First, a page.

A pre-ride caffeine boost can provide more than a pep up

Participant is seen at the Red Bull TimeLaps in Windsor, United Kingdom on October 26, 2019.
Caffeine is shown to help boost physical endurance
Caffeine has proven benefits when it comes to your performance and is shown to improve the length of time you can ride at your limit. Try taking on a caffeine source 45-60 minutes before exercise. Most individuals seem to benefit from a moderate dose of 5mg/kg of bodyweight but intakes as low as 2-3 mg/kg have been found to enhance performance. A 250ml can of Red Bull, standard caffeine-based energy gel and a single espresso all contain approximately 80mg of caffeine.

Don't leave it too late to hydrate

Participant performs at the Red Bull TimeLaps in Windsor, United Kingdom on October 25, 2019.
Sipping fluids little and often is better than drinking to thirst
In order to avoid dehydration, you need to drink sufficient fluid to match sweat loss, but there’s no one-size-fits-all approach. The main goal is to drink during exercise to prevent excessive (less than two percent bodyweight loss from water deficit) dehydration and excessive changes in electrolyte balance to avert compromised performance.
Gauging the exact amount requires you to estimate your sweat rate under different conditions and exercise intensities. Alternatively (and more easily), you can simply listen to your body and sip fluids at regular intervals (rather than drinking to thirst, at which point you might already be dehydrated).

The three Rs of post-ride recovery

Participant is seen at the Red Bull TimeLaps in Windsor, United Kingdom on October 27, 2019.
Make sure to get your nutrition right before hitting the hay
Balance is key when it comes to recovery and it’s not just about focusing on one nutrient. Follow the three Rs rule to ensure you nail your recovery both after the race, and after your training sessions.
Rehydrate with water and/or an electrolyte drink. You need to take on fluid at a rate that you are not peeing it straight out. As soon as you have finished your ride, drink 500ml fluid. After that, drink little and often until your urine is clear or you have reached your pre-ride weight.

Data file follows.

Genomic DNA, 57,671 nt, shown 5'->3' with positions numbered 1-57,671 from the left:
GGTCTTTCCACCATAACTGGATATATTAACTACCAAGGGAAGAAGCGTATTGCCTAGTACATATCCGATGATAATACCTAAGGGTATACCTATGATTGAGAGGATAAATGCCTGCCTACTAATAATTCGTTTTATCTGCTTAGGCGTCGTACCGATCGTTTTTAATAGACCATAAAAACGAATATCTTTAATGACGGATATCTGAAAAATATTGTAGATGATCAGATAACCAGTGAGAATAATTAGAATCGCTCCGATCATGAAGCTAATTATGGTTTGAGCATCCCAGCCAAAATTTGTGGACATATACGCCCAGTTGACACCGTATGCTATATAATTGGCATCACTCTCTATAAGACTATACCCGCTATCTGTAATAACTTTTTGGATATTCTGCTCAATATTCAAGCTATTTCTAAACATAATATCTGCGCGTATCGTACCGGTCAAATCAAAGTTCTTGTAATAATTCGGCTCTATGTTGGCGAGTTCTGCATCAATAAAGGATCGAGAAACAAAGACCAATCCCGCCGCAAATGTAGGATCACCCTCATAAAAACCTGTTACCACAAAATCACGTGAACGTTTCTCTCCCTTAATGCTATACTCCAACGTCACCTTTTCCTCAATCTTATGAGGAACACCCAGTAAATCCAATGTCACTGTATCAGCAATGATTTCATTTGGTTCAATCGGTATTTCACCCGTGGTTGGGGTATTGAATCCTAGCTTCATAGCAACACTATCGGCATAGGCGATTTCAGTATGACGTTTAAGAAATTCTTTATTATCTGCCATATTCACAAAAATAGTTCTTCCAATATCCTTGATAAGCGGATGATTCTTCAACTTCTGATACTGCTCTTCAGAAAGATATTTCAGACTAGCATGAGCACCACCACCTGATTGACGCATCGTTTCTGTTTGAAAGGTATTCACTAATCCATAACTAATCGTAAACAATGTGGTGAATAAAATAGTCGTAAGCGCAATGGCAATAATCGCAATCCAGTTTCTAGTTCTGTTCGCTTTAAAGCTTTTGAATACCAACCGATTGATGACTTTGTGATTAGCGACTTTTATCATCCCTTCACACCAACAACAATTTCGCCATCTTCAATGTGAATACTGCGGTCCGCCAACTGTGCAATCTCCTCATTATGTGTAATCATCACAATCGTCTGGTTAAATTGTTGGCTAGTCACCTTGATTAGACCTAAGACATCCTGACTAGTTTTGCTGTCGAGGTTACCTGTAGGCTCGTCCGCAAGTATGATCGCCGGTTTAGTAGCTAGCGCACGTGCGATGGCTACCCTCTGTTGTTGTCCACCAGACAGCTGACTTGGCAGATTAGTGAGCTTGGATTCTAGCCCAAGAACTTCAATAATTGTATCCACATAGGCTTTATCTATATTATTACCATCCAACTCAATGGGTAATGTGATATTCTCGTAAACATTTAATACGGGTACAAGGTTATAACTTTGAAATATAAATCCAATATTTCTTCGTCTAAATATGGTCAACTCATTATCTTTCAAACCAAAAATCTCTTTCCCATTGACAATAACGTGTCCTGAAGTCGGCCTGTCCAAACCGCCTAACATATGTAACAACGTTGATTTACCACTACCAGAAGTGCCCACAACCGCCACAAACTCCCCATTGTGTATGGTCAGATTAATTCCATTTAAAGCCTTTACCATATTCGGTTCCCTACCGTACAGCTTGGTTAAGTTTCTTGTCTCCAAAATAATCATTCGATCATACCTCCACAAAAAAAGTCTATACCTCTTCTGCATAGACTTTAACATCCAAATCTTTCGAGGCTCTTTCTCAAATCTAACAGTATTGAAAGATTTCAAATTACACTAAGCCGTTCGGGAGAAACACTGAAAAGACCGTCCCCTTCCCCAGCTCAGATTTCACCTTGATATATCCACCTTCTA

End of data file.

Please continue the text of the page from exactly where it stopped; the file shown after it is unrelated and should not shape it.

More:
Refuel with carbohydrate but there’s no need to overcompensate. If you have 24 hours before your next training ride (which you likely will after Red Bull Timelaps!), your strategy can be a little more relaxed. Follow your daily carb needs appropriate for your level of activity (more info on this here) and ensure a well-balanced meal within an hour of finishing.
If you have less than eight hours between training sessions, or you have done a gruelling fasted session, this is where you need to be more exact. Take approximately 1g of carbs per kg of bodyweight each hour for three-to-four hours to maximise glycogen synthesis. This way you will ensure your glycogen stores are as restored as much as possible for your next session.
Rebuild with protein. Protein is not essential for immediate post-race/post-training recovery but plays a large part in long-term recovery and adaptation to training. Take on approximately 20g of protein post-ride/race, and then regularly at each meal and snack for the remainder of the day, to repair and rebuild muscles and ensure adequate adaptation to the training.
Good luck!
This year, Red Bull Timelaps is taking the one-of-a-kind, 25-hour one-day event virtual. Find out how you can take part in one of 2020's toughest events on two wheels below.